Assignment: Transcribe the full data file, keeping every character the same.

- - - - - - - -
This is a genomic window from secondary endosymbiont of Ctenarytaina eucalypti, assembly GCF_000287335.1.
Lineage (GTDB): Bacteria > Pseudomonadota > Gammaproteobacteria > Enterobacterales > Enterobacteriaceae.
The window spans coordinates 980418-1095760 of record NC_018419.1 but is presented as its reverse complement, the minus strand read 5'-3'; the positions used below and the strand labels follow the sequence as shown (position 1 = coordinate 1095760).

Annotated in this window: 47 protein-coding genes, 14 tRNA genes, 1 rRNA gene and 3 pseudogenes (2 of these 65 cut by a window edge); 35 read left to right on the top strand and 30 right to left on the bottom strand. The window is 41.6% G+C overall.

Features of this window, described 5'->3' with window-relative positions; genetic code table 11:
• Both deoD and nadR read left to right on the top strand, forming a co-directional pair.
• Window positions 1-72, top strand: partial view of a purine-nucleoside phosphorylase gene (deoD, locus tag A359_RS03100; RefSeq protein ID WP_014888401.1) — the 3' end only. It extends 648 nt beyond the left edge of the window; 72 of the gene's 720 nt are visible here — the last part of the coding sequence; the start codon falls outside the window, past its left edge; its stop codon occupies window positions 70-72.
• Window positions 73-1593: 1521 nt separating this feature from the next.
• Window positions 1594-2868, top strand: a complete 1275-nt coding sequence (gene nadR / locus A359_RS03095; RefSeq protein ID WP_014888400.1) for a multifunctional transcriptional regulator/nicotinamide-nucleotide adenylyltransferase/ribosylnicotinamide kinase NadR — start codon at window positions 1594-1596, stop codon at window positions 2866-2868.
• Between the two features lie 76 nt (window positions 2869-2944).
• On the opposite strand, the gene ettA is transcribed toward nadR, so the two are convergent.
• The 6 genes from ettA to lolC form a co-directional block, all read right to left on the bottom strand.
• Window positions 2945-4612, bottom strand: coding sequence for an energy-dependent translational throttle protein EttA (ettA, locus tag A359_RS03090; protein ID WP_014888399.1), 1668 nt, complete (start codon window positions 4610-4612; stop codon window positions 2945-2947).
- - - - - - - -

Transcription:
This is a genomic window from secondary endosymbiont of Ctenarytaina eucalypti, assembly GCF_000287335.1.
Lineage (GTDB): Bacteria > Pseudomonadota > Gammaproteobacteria > Enterobacterales > Enterobacteriaceae.
The window spans coordinates 980418-1095760 of record NC_018419.1 but is presented as its reverse complement, the minus strand read 5'-3'; the positions used below and the strand labels follow the sequence as shown (position 1 = coordinate 1095760).

Annotated in this window: 47 protein-coding genes, 14 tRNA genes, 1 rRNA gene and 3 pseudogenes (2 of these 65 cut by a window edge); 35 read left to right on the top strand and 30 right to left on the bottom strand. The window is 41.6% G+C overall.

Features of this window, described 5'->3' with window-relative positions; genetic code table 11:
• Both deoD and nadR read left to right on the top strand, forming a co-directional pair.
• Window positions 1-72, top strand: partial view of a purine-nucleoside phosphorylase gene (deoD, locus tag A359_RS03100; RefSeq protein ID WP_014888401.1) — the 3' end only. It extends 648 nt beyond the left edge of the window; 72 of the gene's 720 nt are visible here — the last part of the coding sequence; the start codon falls outside the window, past its left edge; its stop codon occupies window positions 70-72.
• Window positions 73-1593: 1521 nt separating this feature from the next.
• Window positions 1594-2868, top strand: a complete 1275-nt coding sequence (gene nadR / locus A359_RS03095; RefSeq protein ID WP_014888400.1) for a multifunctional transcriptional regulator/nicotinamide-nucleotide adenylyltransferase/ribosylnicotinamide kinase NadR — start codon at window positions 1594-1596, stop codon at window positions 2866-2868.
• Between the two features lie 76 nt (window positions 2869-2944).
• On the opposite strand, the gene ettA is transcribed toward nadR, so the two are convergent.
• The 6 genes from ettA to lolC form a co-directional block, all read right to left on the bottom strand.
• Window positions 2945-4612, bottom strand: coding sequence for an energy-dependent translational throttle protein EttA (ettA, locus tag A359_RS03090; protein ID WP_014888399.1), 1668 nt, complete (start codon window positions 4610-4612; stop codon window positions 2945-2947).